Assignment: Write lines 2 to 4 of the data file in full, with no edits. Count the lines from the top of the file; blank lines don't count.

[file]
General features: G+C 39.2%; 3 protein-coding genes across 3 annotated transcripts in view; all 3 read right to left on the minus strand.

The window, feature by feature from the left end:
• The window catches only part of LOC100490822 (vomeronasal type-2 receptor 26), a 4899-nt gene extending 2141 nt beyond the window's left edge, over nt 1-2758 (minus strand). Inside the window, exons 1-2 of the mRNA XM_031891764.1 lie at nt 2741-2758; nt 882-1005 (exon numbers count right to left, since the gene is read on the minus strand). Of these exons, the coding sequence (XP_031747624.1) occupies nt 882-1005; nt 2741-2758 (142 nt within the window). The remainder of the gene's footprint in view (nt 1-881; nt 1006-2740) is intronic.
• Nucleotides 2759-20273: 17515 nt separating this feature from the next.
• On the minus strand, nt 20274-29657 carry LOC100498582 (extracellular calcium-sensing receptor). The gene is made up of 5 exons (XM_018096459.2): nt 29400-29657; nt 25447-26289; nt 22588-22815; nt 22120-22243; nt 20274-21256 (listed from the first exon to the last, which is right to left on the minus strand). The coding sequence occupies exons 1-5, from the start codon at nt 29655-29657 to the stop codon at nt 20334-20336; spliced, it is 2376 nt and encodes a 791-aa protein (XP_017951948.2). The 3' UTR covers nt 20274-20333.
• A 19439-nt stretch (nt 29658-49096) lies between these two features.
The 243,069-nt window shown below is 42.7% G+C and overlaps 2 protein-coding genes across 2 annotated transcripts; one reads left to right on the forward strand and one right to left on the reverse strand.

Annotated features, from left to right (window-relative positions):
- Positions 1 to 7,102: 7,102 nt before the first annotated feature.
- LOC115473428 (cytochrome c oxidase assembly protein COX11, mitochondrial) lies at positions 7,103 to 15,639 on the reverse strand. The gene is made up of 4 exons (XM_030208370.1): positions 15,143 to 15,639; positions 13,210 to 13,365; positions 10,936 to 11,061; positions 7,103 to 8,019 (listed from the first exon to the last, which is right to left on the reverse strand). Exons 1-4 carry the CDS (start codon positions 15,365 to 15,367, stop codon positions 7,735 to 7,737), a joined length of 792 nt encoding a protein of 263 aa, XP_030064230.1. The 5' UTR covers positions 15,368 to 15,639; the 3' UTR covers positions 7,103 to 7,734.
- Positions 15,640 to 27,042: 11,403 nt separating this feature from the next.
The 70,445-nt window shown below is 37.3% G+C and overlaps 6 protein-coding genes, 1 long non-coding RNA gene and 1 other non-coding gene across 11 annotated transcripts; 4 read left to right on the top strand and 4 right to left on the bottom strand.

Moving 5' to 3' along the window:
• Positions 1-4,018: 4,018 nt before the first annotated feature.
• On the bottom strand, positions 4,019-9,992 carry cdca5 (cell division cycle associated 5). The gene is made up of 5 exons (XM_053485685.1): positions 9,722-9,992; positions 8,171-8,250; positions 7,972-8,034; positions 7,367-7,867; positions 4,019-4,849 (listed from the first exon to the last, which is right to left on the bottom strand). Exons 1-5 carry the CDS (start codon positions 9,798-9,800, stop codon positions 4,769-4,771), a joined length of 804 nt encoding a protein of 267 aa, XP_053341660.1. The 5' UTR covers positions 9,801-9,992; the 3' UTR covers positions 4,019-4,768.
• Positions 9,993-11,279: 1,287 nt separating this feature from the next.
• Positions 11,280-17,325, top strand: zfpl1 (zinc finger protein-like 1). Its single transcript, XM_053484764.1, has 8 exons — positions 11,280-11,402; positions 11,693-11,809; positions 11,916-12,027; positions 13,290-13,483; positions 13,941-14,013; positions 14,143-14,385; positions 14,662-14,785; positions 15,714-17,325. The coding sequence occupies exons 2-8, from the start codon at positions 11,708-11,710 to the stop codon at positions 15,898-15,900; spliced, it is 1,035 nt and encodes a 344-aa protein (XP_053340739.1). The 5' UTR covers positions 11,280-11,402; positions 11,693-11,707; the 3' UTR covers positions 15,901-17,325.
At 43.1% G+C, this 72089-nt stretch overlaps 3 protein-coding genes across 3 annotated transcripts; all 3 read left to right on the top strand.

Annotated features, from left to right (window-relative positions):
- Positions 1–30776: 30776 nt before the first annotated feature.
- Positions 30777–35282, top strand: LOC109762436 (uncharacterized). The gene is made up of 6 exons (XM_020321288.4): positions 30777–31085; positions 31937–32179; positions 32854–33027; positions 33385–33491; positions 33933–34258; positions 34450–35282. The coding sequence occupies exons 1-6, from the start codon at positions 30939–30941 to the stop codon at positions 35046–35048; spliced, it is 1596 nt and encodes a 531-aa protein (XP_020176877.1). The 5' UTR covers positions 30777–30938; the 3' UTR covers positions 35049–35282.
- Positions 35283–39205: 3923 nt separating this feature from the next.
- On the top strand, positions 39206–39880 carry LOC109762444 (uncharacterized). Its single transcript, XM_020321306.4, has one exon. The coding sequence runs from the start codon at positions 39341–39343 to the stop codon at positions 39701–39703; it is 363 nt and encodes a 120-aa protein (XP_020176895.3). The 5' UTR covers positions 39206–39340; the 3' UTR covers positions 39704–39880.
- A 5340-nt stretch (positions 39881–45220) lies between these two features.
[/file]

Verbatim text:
The window, feature by feature from the left end:
• The window catches only part of LOC100490822 (vomeronasal type-2 receptor 26), a 4899-nt gene extending 2141 nt beyond the window's left edge, over nt 1-2758 (minus strand). Inside the window, exons 1-2 of the mRNA XM_031891764.1 lie at nt 2741-2758; nt 882-1005 (exon numbers count right to left, since the gene is read on the minus strand). Of these exons, the coding sequence (XP_031747624.1) occupies nt 882-1005; nt 2741-2758 (142 nt within the window). The remainder of the gene's footprint in view (nt 1-881; nt 1006-2740) is intronic.
• Nucleotides 2759-20273: 17515 nt separating this feature from the next.